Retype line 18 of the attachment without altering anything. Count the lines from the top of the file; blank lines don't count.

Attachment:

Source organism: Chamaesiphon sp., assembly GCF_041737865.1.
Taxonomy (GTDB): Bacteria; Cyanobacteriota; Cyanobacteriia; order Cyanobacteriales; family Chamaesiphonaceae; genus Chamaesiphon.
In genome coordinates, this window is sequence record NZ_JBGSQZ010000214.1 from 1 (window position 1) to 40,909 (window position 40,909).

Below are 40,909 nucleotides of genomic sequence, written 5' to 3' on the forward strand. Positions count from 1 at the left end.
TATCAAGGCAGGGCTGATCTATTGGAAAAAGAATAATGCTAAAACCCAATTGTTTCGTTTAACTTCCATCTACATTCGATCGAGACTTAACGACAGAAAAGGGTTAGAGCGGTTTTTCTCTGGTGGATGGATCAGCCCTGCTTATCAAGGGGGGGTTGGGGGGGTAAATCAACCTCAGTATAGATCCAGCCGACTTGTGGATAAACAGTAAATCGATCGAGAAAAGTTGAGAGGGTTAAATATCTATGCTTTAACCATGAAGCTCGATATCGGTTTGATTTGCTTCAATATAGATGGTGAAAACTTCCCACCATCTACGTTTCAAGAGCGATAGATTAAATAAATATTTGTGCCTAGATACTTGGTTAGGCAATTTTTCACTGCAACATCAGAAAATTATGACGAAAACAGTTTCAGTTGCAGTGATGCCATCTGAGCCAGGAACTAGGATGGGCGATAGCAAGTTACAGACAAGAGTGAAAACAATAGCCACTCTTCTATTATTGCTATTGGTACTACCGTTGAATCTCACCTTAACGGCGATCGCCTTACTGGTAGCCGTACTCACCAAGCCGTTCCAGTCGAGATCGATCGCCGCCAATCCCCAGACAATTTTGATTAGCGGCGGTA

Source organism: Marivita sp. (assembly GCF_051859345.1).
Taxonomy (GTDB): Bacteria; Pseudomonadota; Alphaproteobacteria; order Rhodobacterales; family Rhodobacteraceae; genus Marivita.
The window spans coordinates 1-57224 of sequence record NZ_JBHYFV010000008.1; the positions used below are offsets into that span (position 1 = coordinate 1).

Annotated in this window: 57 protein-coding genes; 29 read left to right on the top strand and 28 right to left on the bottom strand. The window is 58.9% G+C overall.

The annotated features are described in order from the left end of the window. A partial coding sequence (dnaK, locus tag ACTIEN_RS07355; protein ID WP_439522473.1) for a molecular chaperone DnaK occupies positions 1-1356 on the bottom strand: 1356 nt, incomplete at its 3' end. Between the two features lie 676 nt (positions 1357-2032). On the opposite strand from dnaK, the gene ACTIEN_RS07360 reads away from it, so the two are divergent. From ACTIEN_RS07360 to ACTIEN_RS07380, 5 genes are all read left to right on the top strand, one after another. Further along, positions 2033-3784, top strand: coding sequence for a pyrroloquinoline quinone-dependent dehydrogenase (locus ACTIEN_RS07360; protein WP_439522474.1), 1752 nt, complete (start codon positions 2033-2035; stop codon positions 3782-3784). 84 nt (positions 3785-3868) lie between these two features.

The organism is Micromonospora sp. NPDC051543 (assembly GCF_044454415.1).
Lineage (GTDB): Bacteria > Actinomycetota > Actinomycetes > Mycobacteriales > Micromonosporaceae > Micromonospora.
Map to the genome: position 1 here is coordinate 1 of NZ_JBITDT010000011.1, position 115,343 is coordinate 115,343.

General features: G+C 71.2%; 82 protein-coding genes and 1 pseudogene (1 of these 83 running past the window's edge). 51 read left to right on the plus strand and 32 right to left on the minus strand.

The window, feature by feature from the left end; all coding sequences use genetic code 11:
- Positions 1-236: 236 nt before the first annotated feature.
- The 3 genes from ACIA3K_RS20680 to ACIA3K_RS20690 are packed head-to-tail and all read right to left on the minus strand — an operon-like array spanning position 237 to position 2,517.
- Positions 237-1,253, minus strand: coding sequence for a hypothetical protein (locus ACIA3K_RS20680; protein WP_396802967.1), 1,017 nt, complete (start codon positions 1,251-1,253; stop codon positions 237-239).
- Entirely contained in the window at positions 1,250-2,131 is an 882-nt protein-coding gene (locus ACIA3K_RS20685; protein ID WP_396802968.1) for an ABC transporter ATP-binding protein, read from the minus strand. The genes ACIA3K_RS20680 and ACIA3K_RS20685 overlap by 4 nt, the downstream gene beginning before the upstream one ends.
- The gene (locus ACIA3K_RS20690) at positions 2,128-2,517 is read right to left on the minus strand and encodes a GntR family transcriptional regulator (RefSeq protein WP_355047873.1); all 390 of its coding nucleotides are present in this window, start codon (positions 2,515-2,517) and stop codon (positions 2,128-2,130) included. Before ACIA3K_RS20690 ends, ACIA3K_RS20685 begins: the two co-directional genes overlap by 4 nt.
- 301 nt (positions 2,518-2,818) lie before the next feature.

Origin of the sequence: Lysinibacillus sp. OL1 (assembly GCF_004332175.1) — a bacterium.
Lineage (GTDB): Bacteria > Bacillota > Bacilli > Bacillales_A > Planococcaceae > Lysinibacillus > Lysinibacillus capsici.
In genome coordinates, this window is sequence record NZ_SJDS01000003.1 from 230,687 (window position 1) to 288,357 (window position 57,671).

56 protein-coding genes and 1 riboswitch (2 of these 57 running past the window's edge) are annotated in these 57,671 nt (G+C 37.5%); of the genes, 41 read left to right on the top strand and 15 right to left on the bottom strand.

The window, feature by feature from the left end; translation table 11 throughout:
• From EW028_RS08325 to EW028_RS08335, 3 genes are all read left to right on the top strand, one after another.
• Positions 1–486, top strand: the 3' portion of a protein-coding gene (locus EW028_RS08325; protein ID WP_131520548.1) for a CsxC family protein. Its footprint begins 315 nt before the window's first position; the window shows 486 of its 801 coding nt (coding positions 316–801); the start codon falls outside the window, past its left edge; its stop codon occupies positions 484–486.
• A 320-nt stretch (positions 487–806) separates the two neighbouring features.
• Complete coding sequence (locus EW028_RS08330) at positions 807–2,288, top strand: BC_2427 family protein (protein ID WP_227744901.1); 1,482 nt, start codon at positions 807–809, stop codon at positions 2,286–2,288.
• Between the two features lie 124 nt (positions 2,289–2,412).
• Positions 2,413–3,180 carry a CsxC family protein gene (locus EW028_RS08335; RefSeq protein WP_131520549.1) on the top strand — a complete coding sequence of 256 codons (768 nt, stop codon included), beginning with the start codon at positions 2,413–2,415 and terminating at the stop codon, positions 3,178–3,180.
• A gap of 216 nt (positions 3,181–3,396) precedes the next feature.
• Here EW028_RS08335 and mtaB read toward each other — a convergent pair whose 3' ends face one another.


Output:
- Positions 237-1,253, minus strand: coding sequence for a hypothetical protein (locus ACIA3K_RS20680; protein WP_396802967.1), 1,017 nt, complete (start codon positions 1,251-1,253; stop codon positions 237-239).